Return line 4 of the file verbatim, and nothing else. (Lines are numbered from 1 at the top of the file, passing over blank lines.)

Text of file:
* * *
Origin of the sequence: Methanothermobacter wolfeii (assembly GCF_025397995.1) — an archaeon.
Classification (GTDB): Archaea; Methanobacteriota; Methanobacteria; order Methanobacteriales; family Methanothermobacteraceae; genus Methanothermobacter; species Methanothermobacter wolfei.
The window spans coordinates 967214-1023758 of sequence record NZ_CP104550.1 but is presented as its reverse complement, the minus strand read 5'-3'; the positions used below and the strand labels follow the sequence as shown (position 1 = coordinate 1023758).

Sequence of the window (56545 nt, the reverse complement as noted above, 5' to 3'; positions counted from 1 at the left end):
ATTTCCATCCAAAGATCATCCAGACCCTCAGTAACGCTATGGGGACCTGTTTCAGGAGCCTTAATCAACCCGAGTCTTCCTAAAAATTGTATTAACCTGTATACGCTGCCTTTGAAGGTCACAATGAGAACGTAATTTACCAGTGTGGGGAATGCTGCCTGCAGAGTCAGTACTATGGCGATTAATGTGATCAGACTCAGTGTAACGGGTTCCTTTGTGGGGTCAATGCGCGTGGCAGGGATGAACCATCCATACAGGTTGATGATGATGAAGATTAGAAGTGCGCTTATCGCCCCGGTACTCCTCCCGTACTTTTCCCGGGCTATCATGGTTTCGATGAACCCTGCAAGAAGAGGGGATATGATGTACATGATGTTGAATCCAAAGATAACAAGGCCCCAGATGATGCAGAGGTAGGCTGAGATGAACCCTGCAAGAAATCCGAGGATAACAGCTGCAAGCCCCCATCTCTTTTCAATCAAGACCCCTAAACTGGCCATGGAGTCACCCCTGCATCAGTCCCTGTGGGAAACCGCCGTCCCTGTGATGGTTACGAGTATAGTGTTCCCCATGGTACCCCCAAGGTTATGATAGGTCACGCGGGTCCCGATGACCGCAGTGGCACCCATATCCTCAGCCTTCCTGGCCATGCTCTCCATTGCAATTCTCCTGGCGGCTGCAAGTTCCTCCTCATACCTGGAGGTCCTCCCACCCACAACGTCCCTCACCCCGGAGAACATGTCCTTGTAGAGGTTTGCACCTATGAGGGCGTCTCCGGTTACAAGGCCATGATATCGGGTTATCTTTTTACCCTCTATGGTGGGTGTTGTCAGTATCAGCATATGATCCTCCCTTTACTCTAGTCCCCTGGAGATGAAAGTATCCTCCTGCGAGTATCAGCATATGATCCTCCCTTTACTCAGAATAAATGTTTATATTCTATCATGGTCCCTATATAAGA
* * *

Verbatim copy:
Sequence of the window (56545 nt, the reverse complement as noted above, 5' to 3'; positions counted from 1 at the left end):